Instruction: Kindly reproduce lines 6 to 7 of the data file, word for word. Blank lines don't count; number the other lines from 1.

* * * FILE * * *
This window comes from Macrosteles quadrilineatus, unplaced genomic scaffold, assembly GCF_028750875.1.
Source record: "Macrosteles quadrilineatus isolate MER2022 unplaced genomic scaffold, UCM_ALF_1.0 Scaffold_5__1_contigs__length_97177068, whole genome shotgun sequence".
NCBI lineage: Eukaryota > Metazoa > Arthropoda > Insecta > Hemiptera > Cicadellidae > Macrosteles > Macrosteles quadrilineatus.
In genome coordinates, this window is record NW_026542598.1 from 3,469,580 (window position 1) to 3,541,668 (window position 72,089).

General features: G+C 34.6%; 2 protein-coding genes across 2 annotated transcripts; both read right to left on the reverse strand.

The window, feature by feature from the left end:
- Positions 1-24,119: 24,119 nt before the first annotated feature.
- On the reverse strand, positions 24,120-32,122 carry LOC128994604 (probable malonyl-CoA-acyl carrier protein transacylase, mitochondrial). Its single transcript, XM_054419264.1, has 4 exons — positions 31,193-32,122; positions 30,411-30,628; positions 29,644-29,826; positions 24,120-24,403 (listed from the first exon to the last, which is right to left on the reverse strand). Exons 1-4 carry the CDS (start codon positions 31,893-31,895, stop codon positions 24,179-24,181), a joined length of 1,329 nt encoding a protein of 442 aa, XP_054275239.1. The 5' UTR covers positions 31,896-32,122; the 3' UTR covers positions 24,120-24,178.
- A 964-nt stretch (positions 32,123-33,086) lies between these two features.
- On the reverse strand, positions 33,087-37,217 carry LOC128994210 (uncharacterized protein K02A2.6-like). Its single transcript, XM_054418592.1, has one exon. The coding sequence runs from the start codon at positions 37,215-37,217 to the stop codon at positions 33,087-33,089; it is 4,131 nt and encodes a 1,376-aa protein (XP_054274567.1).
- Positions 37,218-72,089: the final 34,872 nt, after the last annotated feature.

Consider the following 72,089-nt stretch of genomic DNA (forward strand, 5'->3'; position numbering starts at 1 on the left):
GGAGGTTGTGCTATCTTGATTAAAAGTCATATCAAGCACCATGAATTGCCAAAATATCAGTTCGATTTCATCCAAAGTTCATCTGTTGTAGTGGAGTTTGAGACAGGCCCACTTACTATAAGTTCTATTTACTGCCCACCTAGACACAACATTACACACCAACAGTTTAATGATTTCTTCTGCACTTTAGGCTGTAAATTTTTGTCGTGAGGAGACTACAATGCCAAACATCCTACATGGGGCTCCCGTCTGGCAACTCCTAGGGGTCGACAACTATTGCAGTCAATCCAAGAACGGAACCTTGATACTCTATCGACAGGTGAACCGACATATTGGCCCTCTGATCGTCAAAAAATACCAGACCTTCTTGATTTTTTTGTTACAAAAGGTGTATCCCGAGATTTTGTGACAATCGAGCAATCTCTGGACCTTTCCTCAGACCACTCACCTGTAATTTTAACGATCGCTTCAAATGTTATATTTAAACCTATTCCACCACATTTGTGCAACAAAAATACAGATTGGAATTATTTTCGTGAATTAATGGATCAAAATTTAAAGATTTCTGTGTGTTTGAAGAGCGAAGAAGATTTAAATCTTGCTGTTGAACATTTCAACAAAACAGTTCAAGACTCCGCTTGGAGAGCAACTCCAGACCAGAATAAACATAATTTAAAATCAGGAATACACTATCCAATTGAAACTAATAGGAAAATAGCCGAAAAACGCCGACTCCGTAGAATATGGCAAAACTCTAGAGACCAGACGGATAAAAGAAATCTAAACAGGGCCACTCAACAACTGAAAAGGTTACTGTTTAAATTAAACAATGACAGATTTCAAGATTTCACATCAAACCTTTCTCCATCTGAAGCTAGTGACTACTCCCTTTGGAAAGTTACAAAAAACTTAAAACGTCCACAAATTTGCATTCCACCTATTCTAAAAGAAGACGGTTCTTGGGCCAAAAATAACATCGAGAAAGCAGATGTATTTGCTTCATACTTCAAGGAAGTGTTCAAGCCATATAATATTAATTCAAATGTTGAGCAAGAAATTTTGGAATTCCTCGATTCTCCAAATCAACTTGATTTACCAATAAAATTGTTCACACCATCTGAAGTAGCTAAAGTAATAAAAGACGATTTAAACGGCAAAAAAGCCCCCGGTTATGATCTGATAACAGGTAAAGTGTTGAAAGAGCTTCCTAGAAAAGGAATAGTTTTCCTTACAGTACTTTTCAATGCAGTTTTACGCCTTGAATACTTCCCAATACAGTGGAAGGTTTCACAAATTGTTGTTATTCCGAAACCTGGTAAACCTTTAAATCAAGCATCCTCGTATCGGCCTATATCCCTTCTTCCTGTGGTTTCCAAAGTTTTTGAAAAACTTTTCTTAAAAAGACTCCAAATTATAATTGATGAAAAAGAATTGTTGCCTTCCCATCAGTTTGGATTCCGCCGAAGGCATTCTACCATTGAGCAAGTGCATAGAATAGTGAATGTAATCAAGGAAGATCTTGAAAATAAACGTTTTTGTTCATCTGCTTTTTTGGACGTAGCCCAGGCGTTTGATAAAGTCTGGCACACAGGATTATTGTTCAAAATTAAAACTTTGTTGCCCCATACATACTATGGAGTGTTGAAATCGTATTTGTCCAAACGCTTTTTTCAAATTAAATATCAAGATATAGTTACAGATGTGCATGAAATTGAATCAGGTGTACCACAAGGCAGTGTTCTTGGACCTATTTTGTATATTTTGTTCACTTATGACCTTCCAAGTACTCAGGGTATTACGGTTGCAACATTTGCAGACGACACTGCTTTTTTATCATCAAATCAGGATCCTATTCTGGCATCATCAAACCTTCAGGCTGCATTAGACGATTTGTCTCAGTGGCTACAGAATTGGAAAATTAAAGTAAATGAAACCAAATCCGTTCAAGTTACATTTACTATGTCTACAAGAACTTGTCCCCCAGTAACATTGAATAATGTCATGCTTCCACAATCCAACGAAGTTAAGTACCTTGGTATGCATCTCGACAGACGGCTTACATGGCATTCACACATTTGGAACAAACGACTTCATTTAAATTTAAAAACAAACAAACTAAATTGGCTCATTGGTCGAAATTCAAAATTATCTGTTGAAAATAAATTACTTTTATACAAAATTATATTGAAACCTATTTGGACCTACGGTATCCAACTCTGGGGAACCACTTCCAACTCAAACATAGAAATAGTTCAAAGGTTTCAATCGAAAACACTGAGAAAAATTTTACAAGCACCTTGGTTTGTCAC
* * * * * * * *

The window, feature by feature from the left end:
- Positions 1-24,119: 24,119 nt before the first annotated feature.